When I first imagined following in the footsteps of J.K. Rowling, I didn’t imagine covering my identity with an alias. As I grow older, the idea of donning a new name appeals to me more and more. You get to make up any ol’ name that you want. Invention is a tool for writers, after all. Mark Twain. Robert Galbraith. George Eliot… KC Pane.
My pen name, KC Pane, or Karen Craig Pane, and its origins, serve to answer several questions.
Karen Craig Pane is an anagram for my real name, Gina Renae Kopcrak. I know what you’re thinking: omg, Voldemort did that. I can assure you that the fun of rearranging the letters in your name does not extend solely to literary villains. It’s fun to create a real-life puzzle.
Where did my pen name come from? I had a male friend in high school named KC. I always liked the name. It stood for Kristopher. To me, KC is gender ambiguous. I read a depressing Jezebel article about male authors garnering more attention than females when pitching books. I don’t think that it is necessarily the case, but I do think that general male readers would have a subliminal pull toward male authorship. Upfront, KC could be either. Though upon inspection, I want it clear to readers that I am female, hence “Karen.” However, I did leave “Craig” in the middle… I can’t rearrange the letters in any coherent, female way. Graci, Ragic, and Iracg don’t do anything for me.*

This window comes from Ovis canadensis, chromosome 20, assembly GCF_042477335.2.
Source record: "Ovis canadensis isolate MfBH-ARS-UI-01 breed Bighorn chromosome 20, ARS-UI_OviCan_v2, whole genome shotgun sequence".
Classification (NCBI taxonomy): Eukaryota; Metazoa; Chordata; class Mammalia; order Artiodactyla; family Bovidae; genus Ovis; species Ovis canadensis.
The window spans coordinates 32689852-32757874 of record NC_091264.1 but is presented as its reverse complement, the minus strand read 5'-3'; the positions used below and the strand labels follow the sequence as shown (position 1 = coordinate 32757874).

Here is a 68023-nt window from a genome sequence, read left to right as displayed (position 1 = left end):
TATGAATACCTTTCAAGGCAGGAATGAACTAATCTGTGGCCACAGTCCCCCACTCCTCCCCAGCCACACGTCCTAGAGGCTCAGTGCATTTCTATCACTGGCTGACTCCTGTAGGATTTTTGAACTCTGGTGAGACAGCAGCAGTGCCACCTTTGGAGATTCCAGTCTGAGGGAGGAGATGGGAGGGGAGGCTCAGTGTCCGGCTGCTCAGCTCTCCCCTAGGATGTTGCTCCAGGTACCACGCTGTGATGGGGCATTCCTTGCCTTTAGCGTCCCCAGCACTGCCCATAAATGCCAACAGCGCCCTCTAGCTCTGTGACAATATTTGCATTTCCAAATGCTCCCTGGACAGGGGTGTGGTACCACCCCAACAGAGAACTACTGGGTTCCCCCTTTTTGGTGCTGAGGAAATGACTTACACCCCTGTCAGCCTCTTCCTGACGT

Who’s who? I write multiple genres. My main genre is YA Fantasy, of course. However, I am working on a nonfiction book. I would like my imaginary name to connect to my imaginary worlds, and my actual name to be connected to the real life stories that I tell. V.E. Schwab has different pen names for different audiences. It’s apropos to have your name represent a bit of what you do. There’s little crossover of fantasy readers and memoir, so I have different names for both.
You did what? I spammed the entire publishing world 3 years ago, with my terrible first novel under my real name. I don’t know if agents keep track of this. I have this wild paranoia that their inboxes keep track of such things. I don’t want to be discredited for my new book because I (most likely) queried this agent with the first book I ever wrote.
And that’s it! If you’re considering a pen name, they’re all the rage these days. But you should probably be careful about creating fake accounts, etc.. Just pick one. My Twitter includes my real name, but is listed as “KC Pane.”
Post-thought: J.K. Rowling writes crime under Robert Galbraith, but I always wondered if she has other secret writing identities as well…
*Graci isn’t too bad, but I don’t like the spelling.